A strong dollar means faith in our economy. Lower inflation. Cheaper imports. A better quality of life. We should fight hard to maintain King Dollar. Right?

I suppose, but that's only half the story. The reason a strong dollar is so incredibly vital today is threefold: We're a nation 1) reliant on consumption, 2) reliant on imports to sate that consumption, and 3) compensating for a negligible savings rate by asking other countries to lend us copious amounts of money. Satisfying all three requires a strong dollar.

And a strong sense of humor
Read that list again. It's a near-complete description of the grossly unhealthy elements of our economy. An economy reliant on consumption is reliant on debt. Devouring imports has allowed our industrial and manufacturing base to shrivel. And balancing our lack of savings by importing capital from abroad makes us beholden to strangers, geopolitics be damned.

Let's just say it: We need a strong dollar today to support structural imbalances that have led the economy down a toilet. Which is a lot like saying you need aspirin to feel good, but only because you drunkenly slammed your head into a door again.

President Obama's recent goal of doubling exports over the next five years might help to turn this beast around. Regardless of your political attachment, it's hard to argue with a straight face that more exports wouldn't hugely benefit the economy. It'd bring down unemployment and pare back the trade deficit. Expanding exports is step one toward the return of prosperity. 

Dream on …
Getting there will be tricky. There are several ways in which exports can increase, the most logical being international growth that fuels demand for American products.

But then I read this in The Wall Street Journal earlier this week: "Goldman Sachs economist Sven Jari Stehn calculates that even with above-consensus global growth of 4.5% over the next five years, the dollar still would need to depreciate in inflation-adjusted terms by about 30% for U.S. exports to double …"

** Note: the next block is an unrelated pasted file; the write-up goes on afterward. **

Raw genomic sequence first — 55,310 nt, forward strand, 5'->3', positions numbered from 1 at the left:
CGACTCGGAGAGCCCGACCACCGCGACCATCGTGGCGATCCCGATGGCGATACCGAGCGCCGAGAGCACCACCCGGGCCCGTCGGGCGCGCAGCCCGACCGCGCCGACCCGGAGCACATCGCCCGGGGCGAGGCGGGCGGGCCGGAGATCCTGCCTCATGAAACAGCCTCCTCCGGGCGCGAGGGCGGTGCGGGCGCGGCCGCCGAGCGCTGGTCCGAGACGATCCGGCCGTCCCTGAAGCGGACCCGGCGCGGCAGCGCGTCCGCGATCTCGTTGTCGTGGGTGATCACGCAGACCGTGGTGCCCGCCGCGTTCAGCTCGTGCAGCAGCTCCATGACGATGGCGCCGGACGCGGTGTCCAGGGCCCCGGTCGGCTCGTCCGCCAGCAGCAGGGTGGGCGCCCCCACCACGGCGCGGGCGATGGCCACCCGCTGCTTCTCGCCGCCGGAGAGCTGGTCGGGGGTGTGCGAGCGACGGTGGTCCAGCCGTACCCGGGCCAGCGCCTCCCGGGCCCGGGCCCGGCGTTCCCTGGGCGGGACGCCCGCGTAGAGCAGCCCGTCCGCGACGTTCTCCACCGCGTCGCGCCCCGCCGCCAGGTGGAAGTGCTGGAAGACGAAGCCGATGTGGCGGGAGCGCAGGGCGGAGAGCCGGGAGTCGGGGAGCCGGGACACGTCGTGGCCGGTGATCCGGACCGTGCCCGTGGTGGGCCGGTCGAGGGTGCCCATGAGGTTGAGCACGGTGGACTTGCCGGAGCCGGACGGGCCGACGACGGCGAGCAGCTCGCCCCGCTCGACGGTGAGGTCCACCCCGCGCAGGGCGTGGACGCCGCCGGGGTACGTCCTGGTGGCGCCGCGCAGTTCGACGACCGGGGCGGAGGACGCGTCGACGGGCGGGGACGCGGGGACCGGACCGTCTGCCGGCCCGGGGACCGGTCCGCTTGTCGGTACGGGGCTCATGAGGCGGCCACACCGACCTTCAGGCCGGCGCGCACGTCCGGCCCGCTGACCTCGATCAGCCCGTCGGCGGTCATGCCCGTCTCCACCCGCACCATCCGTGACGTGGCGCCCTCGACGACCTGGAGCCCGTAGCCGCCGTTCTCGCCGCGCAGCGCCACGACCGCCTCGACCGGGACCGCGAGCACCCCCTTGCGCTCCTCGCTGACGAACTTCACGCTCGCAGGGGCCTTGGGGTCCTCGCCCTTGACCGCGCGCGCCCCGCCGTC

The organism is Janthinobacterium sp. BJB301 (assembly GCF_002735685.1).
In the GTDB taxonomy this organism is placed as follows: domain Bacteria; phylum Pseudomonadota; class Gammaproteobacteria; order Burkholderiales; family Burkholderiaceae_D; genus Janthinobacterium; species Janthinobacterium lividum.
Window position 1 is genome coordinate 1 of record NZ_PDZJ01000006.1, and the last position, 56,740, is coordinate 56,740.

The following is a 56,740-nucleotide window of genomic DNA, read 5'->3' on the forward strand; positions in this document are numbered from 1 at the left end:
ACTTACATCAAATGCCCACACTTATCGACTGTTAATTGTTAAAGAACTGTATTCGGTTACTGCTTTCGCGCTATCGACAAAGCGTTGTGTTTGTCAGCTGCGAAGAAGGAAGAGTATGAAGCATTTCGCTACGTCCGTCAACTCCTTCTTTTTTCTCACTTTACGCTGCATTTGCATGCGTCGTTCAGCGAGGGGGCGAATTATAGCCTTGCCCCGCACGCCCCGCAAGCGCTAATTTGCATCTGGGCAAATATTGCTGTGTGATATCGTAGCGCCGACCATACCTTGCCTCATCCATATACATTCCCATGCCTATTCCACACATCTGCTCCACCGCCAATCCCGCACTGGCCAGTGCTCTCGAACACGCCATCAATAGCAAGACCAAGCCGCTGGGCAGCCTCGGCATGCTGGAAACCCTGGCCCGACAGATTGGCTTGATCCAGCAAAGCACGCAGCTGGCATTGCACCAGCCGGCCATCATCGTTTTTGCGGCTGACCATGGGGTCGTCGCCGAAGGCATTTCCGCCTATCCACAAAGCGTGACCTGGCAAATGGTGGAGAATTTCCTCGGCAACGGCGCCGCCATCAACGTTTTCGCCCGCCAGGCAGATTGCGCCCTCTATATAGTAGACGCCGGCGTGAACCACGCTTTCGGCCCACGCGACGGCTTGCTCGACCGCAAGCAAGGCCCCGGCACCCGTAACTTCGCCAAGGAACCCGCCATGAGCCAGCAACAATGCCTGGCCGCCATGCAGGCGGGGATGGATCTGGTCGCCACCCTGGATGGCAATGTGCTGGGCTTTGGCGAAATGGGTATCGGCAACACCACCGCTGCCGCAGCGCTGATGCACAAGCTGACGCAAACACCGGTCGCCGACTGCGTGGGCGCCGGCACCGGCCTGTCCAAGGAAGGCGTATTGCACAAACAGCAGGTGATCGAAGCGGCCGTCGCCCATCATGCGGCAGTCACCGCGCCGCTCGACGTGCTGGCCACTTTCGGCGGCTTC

That's where things get really interesting. A weak dollar, which everyone fears, increases exports, which everyone acknowledges we need. It's quite a paradox.

Short of miracles, it will be nearly impossible to rebuild our exporting capacity without a weaker dollar, which makes it cheaper for other countries to import American goods. So why aren't we praying for a weak dollar?

The problem, some will say, is that we're still a strong-dollar, import-happy economy. Consider oil. Since most of the oil we consume is imported -- about 58% -- a weaker dollar means higher prices (inflation), which can throw the economy into recession. This happened in the summer of 2008, when $4 gasoline sucker-punched consumers. That's why we generally loathe the thought of dollar weakness.

But there's reason for optimism here. One of the best things to come out of 2008's oil crisis was that it woke us up and influenced change. Public transportation usage surged. Small cars became cool. Domestic energy sources suddenly looked really attractive.

Most importantly, a flood of investment dollars rushed into energy technology and manufacturing. Tesla Motors is a good example. At the time, I called it the reason "why you should embrace $4 gasoline." It took something as wretched as $4 gas to entice a change that brought us closer to energy sanity.

The same goes for a weak dollar. If there's one thing that will forcefully wean our economy off an anti-manufacturing, anti-exporting, anti-savings, reliant-on-the-rest-of-the-world-for-capital binge, it's a weak dollar. And don't kid yourself -- we won't fix these imbalances voluntarily. It takes something big to break deep-rooted flaws. Necessity is the mother of change.

Where to put your money
Still, you're reading this because I promised stocks you should buy if you're scared of a weak dollar. Lucky for us, there are good, high-quality companies that will benefit from both a weak dollar and its impact on exports.

The best candidates have the most sales coming from non-dollar currencies:


Percentage of Revenue from Outside USA*

Philip Morris International (NYSE:PM)




Coca-Cola (NYSE:KO)




Caterpillar (NYSE:CAT)


Ford (NYSE:F)


Johnson & Johnson (NYSE:JNJ)


Source: Capital IQ, a division of Standard & Poor's.
* Most recent reported fiscal year. Figures for Coca-Cola and Caterpillar are for outside of North America.

Be brave
Semantics suggest that a strong dollar is always good, and a weak dollar is always bad. Bull. For both the economy and your investments, this doesn't have to be the case. Don't fear a weak dollar. Embrace it for the benefits it'll bring.

Take a different view? Share away in the comment section below.                                      

Fool contributor Morgan Housel owns shares of Philip Morris International and Johnson & Johnson. Intel, Coca-Cola, and 3M are Motley Fool Inside Value selections. Ford is a Motley Fool Stock Advisor recommendation. Philip Morris International is a Motley Fool Global Gains pick. Johnson & Johnson and Coca-Cola are Motley Fool Income Investor recommendations. Motley Fool Options has recommended buying calls on Intel and Johnson & Johnson, and has a disclosure policy.